Blavatsky left Italy in 1868 for Constantinople (Istanbul), summoned by her Master. Together with Master Morya (as she referred to him) they traveled through India and into Tibet. Here she met another Master, known as Koot Hoomi, an associate of Master Morya. These two mystics ran a school near the grand monastery of Tashi Lhunpo in Shigatse, and were said to have superhuman powers. Blavatsky was finally ready to be taken on as their disciple and relished the opportunity to finally be initiated into the ancient wisdom she longed for. The two Masters were permitted full access to the Tibetan monastery and all of its sacred Buddhist literature was shared with Blavatsky, who remained in the Himalayas until 1870. Blavatsky considers this time as being the most critical period of her preparation to bring spiritual enlightenment to the West.
Blavatsky’s travels continued as she left Tibet for the Middle East in (approximately) 1870, where her accounts describe her meeting with other Masters who would initiate her into the occult mysteries of the Greeks, Copts, and Druze. During her stay in Cairo, Blavatsky founded the “Societe Spirite”. This society seemed to have a dual agenda. The first was a public program dedicated to the investigation of occult phenomena, inspired by the spiritualist trend which had become popular in America. The second goal of the society, far more important to Blavatsky and only known to a select few members, involved the practice of highly secretive occult rituals. These may well have resembled those practiced during the founding of the Theosophical Society.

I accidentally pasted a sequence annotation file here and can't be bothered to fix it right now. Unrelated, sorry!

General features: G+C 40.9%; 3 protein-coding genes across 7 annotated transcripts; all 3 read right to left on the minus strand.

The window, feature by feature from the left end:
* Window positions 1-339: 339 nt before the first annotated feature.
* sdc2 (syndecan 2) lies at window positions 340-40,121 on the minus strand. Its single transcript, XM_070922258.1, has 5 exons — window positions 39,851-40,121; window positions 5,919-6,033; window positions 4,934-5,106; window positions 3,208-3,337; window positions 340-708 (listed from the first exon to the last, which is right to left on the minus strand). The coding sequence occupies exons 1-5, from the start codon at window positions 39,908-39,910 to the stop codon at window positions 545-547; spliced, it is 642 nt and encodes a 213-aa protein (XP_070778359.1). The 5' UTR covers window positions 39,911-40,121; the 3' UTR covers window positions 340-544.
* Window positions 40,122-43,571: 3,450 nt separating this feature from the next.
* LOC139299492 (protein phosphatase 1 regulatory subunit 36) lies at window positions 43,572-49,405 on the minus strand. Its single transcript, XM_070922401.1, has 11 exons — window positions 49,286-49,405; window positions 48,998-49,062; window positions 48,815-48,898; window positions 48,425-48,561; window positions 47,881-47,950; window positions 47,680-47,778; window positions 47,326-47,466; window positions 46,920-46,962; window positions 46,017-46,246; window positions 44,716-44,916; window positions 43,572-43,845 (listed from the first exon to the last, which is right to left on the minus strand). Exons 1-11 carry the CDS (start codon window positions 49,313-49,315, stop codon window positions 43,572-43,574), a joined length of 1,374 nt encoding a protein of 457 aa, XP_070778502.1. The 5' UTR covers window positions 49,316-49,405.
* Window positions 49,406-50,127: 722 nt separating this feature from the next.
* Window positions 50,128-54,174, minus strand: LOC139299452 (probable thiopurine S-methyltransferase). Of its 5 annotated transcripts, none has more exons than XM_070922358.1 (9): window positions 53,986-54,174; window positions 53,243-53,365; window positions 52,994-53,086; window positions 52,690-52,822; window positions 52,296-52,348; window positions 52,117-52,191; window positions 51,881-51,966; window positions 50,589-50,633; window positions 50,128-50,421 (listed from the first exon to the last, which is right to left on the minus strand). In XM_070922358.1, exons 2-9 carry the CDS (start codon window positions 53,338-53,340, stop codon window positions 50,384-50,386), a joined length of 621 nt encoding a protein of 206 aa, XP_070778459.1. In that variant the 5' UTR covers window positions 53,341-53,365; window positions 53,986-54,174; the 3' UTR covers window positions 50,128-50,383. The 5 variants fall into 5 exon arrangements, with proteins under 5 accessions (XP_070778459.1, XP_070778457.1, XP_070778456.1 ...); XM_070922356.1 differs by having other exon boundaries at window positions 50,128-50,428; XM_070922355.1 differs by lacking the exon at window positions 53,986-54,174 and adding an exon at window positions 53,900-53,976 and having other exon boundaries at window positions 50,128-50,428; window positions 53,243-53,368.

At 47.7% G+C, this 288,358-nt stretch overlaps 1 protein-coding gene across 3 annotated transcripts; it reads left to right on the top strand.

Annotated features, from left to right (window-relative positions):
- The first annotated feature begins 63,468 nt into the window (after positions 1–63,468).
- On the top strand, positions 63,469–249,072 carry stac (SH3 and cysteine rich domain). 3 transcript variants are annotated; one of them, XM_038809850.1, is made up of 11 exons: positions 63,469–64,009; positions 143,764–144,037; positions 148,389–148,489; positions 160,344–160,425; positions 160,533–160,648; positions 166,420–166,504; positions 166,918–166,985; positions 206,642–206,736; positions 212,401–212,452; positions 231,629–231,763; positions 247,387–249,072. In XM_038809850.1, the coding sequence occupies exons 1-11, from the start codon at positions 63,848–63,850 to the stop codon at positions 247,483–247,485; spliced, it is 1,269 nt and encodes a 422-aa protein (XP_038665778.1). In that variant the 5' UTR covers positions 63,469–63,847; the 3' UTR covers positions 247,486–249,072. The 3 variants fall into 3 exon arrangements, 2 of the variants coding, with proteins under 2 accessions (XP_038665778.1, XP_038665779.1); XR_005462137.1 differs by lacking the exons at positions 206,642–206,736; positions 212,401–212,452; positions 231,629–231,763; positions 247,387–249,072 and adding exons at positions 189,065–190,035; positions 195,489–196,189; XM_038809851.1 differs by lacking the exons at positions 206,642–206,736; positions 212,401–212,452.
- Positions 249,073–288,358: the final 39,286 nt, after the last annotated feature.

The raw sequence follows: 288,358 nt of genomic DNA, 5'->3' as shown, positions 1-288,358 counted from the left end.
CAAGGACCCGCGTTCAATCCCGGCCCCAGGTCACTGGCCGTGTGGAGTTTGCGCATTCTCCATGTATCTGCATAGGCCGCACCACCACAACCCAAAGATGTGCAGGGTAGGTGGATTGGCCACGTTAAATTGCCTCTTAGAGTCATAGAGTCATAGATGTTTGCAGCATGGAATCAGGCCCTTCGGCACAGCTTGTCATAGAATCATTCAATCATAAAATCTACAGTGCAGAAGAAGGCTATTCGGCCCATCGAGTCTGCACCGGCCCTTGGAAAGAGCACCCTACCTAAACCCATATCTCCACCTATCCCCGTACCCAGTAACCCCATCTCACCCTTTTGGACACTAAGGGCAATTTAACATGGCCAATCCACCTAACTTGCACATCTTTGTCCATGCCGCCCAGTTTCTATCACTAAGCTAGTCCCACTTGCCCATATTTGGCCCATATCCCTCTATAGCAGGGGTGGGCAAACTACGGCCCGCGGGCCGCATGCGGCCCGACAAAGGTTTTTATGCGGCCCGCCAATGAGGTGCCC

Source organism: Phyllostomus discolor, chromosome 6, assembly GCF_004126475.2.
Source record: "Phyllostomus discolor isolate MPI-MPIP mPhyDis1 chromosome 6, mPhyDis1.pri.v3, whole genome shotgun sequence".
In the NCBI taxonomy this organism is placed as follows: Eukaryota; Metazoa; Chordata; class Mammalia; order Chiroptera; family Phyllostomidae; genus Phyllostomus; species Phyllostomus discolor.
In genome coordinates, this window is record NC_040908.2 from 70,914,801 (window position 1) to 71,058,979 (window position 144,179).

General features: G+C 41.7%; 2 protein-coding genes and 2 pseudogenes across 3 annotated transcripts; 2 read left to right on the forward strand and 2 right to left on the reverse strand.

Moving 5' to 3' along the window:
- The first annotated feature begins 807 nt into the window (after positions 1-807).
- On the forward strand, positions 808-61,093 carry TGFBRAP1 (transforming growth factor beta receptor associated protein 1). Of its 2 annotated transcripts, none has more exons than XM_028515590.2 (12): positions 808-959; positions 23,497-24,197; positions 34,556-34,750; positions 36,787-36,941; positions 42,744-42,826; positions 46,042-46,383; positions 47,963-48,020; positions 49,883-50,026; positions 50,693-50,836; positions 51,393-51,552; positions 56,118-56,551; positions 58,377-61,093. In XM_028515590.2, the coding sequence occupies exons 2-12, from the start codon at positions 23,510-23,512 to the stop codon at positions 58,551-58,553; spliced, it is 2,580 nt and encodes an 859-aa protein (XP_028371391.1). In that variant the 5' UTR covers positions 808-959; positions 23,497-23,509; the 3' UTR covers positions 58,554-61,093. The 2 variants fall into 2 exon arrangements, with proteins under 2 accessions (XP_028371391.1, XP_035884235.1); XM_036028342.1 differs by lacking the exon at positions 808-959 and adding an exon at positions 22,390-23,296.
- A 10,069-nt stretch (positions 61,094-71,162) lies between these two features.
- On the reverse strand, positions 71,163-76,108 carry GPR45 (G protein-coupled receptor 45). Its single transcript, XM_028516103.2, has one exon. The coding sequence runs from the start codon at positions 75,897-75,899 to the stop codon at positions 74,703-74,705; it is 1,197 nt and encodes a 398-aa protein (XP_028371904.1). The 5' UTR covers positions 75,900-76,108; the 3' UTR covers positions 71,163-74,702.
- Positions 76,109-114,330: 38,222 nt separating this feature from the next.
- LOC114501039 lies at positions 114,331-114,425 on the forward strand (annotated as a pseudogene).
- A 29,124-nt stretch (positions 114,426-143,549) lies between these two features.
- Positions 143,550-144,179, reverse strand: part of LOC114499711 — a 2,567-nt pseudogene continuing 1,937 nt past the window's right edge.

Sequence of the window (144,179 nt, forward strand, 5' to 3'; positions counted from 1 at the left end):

By April 1972, the Society had seemingly disbanded and Blavatsky journeyed throughout Europe. She claimed to have received word while in Paris from Master Morya, who instructed her to travel to the United States in 1873.
Until this point, the accounts of Blavatsky’s life are difficult to corroborate as we are dependent primarily on Blavatsky’s own writing. Paul Johnson, who has carried out extensive (although somewhat controversial) research on Blavatsky, concluded that Master Morya was not actually a real person, but rather a personification of a concept. This may have been inspired by the Freemasonic and Rosicrucian idea of the invisible adepts, secretly working for the evolution of humanity. This idea has become fundamental to much of modern Western esotericism and New Age spirituality.
Whether Blavatsky embellished her almost-mythical accounts of her early years or not, it is clear that she was inspired by the occult from an early age and spent a tremendous amount of her early years traveling and meeting with many mystical people. By the time she traveled to America it was clear that she had learned a great deal about the occult and was ready to reveal the secrets she had discovered to the world.